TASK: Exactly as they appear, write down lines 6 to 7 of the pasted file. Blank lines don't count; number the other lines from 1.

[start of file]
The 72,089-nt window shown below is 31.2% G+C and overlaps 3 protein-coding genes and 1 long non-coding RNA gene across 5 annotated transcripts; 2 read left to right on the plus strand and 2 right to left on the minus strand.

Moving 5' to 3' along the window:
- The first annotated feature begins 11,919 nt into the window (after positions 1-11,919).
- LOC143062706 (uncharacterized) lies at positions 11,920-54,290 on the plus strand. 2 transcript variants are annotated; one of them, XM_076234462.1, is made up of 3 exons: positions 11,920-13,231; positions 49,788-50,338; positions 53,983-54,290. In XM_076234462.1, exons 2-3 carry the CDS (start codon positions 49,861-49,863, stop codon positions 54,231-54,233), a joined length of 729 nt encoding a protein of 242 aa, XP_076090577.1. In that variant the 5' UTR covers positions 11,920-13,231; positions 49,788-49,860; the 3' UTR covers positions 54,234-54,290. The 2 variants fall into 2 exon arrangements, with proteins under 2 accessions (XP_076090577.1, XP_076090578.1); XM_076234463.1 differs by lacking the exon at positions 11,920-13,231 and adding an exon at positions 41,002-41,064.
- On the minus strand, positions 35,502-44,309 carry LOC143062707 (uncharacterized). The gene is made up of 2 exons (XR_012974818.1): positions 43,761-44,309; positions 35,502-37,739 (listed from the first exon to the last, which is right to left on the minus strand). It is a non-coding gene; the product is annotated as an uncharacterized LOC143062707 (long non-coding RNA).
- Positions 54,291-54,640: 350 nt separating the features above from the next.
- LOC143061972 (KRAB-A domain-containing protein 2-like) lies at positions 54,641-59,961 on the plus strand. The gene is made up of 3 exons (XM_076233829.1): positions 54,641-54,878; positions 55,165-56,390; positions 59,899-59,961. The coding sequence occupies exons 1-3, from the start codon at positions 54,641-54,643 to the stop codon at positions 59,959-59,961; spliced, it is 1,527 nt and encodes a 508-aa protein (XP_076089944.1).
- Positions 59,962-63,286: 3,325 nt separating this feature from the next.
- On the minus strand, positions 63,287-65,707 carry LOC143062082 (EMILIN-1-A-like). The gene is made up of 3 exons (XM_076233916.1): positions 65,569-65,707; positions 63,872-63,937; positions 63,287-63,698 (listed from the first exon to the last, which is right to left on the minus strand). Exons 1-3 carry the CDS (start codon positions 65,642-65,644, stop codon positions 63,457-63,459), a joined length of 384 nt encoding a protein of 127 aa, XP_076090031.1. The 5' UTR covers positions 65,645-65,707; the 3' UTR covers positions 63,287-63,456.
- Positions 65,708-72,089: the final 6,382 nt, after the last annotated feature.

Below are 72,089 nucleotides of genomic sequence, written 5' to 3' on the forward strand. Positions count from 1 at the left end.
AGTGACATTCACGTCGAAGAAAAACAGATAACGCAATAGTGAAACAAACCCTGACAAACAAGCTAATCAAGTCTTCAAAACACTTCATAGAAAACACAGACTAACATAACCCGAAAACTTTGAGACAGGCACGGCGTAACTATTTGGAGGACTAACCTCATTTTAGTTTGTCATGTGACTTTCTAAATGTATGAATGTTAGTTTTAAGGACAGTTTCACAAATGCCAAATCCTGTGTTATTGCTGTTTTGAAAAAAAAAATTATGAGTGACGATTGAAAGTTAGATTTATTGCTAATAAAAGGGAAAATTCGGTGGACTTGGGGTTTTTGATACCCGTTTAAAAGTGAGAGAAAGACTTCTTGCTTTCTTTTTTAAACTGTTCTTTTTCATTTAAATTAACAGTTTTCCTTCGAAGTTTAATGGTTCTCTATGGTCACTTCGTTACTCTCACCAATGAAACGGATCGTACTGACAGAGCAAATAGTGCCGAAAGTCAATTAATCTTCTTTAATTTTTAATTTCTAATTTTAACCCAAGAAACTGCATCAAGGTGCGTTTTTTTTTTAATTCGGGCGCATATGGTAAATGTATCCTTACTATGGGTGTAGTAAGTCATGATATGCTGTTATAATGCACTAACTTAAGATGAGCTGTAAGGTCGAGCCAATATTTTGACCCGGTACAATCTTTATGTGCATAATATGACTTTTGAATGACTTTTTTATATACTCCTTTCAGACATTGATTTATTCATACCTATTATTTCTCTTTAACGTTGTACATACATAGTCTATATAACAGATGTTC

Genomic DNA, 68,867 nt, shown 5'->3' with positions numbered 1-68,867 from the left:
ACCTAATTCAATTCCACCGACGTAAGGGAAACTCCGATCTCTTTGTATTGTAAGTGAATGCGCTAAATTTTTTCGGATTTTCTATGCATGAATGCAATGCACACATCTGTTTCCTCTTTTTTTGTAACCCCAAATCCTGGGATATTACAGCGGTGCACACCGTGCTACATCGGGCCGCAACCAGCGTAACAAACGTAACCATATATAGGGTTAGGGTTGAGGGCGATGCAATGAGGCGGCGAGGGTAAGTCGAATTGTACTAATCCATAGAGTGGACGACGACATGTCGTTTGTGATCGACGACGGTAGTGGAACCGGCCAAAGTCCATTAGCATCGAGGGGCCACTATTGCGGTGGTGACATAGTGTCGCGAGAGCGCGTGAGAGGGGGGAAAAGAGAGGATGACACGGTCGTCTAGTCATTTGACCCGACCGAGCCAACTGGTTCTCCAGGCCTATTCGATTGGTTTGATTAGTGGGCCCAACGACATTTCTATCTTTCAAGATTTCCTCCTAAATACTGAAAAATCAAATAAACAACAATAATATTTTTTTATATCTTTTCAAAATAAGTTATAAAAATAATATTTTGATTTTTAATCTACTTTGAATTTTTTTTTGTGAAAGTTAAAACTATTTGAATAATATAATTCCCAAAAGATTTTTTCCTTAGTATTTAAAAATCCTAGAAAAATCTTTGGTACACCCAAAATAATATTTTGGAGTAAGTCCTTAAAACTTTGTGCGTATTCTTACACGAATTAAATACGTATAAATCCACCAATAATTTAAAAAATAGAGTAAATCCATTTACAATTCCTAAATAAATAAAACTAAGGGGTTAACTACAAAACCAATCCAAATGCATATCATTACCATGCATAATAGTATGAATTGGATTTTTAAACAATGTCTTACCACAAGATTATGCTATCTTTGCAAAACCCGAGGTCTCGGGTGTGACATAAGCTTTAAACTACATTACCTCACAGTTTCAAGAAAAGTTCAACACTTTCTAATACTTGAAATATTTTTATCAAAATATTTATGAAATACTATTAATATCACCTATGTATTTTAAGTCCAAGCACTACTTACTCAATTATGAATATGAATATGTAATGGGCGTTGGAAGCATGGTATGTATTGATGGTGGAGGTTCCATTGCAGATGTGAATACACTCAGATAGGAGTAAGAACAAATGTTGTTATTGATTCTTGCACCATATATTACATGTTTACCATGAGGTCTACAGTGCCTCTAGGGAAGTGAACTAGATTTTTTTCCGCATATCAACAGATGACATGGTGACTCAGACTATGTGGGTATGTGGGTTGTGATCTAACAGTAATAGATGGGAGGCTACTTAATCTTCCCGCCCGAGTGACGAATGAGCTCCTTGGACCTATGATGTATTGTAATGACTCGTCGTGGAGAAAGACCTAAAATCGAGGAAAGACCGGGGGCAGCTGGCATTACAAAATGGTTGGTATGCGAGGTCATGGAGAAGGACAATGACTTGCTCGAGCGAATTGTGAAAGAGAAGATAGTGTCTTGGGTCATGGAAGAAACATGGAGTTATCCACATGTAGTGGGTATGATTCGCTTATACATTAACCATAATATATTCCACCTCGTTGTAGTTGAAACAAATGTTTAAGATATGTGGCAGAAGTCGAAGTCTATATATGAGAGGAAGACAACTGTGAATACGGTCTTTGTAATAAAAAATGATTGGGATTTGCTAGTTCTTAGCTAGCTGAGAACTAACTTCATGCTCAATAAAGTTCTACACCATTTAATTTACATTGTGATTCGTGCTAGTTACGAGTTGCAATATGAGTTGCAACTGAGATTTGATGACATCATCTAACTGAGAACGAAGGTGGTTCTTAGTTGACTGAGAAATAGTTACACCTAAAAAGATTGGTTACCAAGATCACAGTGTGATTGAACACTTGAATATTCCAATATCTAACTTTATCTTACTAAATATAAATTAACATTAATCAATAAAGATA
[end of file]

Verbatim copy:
- Positions 54,291-54,640: 350 nt separating the features above from the next.
- LOC143061972 (KRAB-A domain-containing protein 2-like) lies at positions 54,641-59,961 on the plus strand. The gene is made up of 3 exons (XM_076233829.1): positions 54,641-54,878; positions 55,165-56,390; positions 59,899-59,961. The coding sequence occupies exons 1-3, from the start codon at positions 54,641-54,643 to the stop codon at positions 59,959-59,961; spliced, it is 1,527 nt and encodes a 508-aa protein (XP_076089944.1).